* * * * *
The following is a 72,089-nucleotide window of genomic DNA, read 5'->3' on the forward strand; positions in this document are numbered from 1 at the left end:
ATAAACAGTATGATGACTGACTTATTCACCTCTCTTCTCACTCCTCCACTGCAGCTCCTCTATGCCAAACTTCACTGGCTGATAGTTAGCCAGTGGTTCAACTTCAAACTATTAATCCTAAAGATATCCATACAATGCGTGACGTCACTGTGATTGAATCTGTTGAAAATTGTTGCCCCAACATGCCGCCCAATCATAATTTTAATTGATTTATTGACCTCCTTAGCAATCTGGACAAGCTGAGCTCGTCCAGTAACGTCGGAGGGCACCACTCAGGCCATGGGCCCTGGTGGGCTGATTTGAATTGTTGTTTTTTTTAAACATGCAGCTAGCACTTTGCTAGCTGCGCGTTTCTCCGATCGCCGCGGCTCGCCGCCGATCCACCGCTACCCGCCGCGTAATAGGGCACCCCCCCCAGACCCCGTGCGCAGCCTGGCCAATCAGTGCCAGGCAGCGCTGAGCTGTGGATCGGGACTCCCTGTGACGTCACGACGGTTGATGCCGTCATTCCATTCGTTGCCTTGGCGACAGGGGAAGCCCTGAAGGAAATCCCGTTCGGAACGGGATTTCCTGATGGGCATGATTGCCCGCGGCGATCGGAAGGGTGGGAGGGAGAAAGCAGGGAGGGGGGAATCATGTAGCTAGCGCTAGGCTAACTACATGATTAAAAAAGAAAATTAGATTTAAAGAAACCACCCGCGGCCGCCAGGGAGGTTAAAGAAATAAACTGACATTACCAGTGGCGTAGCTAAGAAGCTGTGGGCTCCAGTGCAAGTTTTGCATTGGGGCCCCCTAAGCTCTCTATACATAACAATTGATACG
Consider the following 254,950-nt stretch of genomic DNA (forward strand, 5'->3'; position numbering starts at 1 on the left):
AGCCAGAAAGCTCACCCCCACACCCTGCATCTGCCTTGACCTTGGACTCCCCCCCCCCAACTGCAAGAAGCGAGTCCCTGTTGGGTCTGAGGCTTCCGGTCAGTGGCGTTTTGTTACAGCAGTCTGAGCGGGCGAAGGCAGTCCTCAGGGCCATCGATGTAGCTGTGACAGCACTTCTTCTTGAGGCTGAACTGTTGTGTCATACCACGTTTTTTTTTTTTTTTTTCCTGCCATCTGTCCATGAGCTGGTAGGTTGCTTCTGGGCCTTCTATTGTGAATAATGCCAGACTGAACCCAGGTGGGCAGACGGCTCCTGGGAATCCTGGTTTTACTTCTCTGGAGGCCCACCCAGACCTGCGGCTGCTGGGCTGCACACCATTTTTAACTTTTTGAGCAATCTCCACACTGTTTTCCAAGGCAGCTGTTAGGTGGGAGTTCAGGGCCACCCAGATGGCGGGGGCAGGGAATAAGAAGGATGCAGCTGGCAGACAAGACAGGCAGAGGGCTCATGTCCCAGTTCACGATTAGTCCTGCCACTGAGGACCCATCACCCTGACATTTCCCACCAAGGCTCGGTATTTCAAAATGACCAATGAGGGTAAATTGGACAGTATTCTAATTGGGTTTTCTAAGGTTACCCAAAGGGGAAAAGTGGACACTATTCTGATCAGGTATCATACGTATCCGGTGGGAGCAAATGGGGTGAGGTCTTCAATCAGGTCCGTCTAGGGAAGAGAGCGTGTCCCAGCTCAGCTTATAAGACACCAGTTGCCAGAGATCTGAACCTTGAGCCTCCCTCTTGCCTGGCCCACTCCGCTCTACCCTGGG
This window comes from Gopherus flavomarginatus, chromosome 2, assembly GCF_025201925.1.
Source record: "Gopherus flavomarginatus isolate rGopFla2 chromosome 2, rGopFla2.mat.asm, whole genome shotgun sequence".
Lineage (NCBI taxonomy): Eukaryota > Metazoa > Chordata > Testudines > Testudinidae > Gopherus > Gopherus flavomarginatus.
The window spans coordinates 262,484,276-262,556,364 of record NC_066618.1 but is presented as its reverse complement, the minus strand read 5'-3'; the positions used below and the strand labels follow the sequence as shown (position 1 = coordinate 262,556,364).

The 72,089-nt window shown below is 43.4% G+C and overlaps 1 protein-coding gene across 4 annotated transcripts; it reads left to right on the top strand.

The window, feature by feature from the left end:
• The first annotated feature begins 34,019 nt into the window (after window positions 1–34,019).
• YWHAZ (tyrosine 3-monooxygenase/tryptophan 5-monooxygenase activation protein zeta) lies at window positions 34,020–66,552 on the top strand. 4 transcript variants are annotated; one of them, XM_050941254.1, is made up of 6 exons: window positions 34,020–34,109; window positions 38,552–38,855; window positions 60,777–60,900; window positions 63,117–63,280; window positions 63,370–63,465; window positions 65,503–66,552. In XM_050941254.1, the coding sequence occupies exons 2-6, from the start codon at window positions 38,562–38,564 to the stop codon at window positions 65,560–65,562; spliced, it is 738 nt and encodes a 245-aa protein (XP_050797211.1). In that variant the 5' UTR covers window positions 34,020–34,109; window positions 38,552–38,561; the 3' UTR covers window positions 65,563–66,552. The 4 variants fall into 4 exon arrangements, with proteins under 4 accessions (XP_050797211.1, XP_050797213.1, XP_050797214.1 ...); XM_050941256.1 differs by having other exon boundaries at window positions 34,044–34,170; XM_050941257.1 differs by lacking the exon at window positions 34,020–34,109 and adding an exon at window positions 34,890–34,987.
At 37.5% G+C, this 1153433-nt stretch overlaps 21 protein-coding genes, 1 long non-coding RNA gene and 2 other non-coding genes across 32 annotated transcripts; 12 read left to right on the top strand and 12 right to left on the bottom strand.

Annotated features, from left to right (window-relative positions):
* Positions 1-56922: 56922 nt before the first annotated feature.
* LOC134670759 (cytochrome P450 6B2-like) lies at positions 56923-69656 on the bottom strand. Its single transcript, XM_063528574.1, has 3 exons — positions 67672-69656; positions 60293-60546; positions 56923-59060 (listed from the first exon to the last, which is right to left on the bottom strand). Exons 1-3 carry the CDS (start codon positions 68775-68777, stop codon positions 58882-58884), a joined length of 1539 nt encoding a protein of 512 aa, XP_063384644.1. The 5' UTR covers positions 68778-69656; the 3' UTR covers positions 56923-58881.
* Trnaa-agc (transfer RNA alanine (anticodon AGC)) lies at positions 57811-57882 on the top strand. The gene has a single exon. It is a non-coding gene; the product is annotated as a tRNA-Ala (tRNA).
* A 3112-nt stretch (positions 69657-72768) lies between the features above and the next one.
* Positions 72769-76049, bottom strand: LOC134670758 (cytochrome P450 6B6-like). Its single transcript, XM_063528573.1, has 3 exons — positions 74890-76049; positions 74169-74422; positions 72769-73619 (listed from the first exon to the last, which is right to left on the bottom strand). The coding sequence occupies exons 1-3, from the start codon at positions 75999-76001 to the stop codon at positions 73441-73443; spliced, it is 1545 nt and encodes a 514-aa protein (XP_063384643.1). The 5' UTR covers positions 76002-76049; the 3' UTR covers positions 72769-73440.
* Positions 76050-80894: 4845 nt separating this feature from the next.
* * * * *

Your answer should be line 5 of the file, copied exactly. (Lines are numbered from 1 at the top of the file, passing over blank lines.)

This window comes from Gopherus flavomarginatus, chromosome 2, assembly GCF_025201925.1.